Former Rite Aid executive gets 5-month prison term

Sorkin also fined, given home detention for fraud

May 26, 2004|By BLOOMBERG NEWS

HARRISBURG, Pa. - A judge sentenced former Rite Aid Corp. Vice President Eric Sorkin to five months in federal prison and five months of home detention yesterday for lying about his role in an accounting fraud that cost the company $1.6 billion in profit.

U.S. District Judge Sylvia Rambo also ordered Sorkin to serve two years of supervised release. He also was fined $5,000, First Assistant U.S. Attorney Martin Carlson said.

Sorkin is the first of five executives who pleaded guilty to the fraud to be sentenced.

Last month, Rite Aid, the No. 3 U.S. drugstore chain behind Walgreen Co. and CVS Corp., reported an eightfold rise in its fourth-quarter profit after five years of losses and a housecleaning of top management.

The company's performance has improved in the wake of the management reshuffling, said Josh Rothe, of SKBA Capital Management in San Francisco, which owns Rite Aid shares among its $350 million in assets.

"It's definitely doing better than it was," Rothe said.

Prosecutors will "refrain from any reaction" to Sorkin's sentence until all sentencing hearings in the case are complete, Carlson said.

Rambo has scheduled hearings this week for Martin L. Grass, the former chief executive officer, and Frank Bergonzi, former chief financial officer.

Sorkin pleaded guilty in June to lying about his receipt of backdated severance letters signed by Grass. The letters entitled Sorkin to $1.1 million. Sorkin got the letters in November 1999, just before authorities began investigating Rite Aid.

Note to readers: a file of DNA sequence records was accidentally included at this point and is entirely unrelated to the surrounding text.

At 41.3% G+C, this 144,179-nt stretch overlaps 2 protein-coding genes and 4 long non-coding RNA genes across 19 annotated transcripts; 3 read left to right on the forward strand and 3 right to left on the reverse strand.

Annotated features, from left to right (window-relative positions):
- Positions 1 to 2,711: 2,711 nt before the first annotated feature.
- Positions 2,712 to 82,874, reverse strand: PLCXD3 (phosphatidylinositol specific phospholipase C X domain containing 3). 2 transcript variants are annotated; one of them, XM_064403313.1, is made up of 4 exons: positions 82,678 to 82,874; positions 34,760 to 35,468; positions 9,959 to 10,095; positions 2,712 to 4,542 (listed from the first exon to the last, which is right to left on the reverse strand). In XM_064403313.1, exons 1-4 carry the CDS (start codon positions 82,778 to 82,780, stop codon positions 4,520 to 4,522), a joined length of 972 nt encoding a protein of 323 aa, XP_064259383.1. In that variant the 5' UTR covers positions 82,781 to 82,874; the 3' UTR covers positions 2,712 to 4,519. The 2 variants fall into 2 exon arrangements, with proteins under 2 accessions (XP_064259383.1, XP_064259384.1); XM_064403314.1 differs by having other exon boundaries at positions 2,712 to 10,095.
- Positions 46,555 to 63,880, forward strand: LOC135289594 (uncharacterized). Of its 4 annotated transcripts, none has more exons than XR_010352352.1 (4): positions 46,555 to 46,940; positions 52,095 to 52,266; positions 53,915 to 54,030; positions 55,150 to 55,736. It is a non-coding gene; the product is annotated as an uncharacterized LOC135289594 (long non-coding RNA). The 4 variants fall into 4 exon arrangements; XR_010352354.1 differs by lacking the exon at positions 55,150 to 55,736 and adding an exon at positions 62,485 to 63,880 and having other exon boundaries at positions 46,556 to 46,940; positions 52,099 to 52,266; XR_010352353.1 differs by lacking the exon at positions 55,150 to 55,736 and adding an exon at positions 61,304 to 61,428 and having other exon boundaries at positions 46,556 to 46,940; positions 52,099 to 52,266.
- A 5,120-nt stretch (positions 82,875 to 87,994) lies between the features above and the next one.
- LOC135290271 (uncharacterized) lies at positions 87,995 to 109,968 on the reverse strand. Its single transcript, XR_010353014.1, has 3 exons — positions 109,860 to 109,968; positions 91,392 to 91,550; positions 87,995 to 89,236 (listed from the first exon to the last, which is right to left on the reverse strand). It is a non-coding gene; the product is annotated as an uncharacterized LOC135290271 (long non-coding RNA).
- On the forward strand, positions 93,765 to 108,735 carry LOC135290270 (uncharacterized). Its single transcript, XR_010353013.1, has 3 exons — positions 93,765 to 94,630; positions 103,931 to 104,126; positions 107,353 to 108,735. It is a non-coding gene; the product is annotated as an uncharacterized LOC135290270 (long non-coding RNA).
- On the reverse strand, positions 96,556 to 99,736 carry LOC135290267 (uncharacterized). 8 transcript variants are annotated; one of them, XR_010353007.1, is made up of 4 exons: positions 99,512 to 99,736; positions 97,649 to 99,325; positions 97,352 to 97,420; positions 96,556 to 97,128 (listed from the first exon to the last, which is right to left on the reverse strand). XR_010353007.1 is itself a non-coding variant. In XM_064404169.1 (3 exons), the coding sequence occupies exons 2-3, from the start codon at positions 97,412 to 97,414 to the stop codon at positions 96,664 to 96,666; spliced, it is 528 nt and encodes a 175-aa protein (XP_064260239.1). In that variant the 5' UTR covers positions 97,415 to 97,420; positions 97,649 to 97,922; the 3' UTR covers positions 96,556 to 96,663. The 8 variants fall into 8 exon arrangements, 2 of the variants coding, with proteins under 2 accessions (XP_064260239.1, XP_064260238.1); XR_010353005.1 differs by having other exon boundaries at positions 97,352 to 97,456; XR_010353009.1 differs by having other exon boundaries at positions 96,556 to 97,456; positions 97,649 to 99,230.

Sorkin, who worked at Rite Aid for 23 years and was executive vice president of pharmacy sales, could have received up to five years in prison. He cut a deal with prosecutors for a lighter sentence.

Under federal guidelines, he faced a maximum of 18 months in prison.

He testified as a government witness in October at the trial of the company's former chief counsel and vice chairman, Franklin C. Brown, who was convicted of plotting with Grass to inflate income at Rite Aid and urging witnesses to lie.

Sorkin said Brown, who is appealing his conviction, gave him the letters signed by Grass.

Sorkin told jurors at Brown's trial that he lied to investigators at the urging of Brown, who repeatedly shaped a cover story on the severance letters, which were dated April 1999.

Sorkin said he felt trapped by the lies Brown urged him to tell to internal investigators, prosecutors and grand jurors.

"I knew I was in this thing and there was no way out," Sorkin testified. "I was scared to death."

Sorkin, who was earning $250,000 a year, said Brown gave him a letter that ensured him three years of salary and bonus. Sorkin said he asked whether the benefits applied if he quit instead of being fired.

"I think I have another copy that may be a little clearer on that," Sorkin recalled Brown telling him. Sorkin got that letter a few days later, he testified.

Rambo set sentencing for today for Bergonzi and Philip Markovitz, a former vice president of real estate who pleaded guilty. Grass, who could get up to 10 years in prison, is to be sentenced tomorrow.

Timothy Noonan, former president and chief operating officer, who also pleaded guilty, is to be sentenced Tuesday.

Prosecutors say Grass, Bergonzi, Noonan and Brown inflated income through a plan that boosted Rite Aid shares by 306 percent, to $50.94, in January 1999. The stock plunged that year as Rite Aid failed to reach earnings targets.

Grass left the company in October 1999.

Shares of Camp Hill, Pa.-based Rite Aid rose 3 cents to close at $4.98 yesterday on the New York Stock Exchange.

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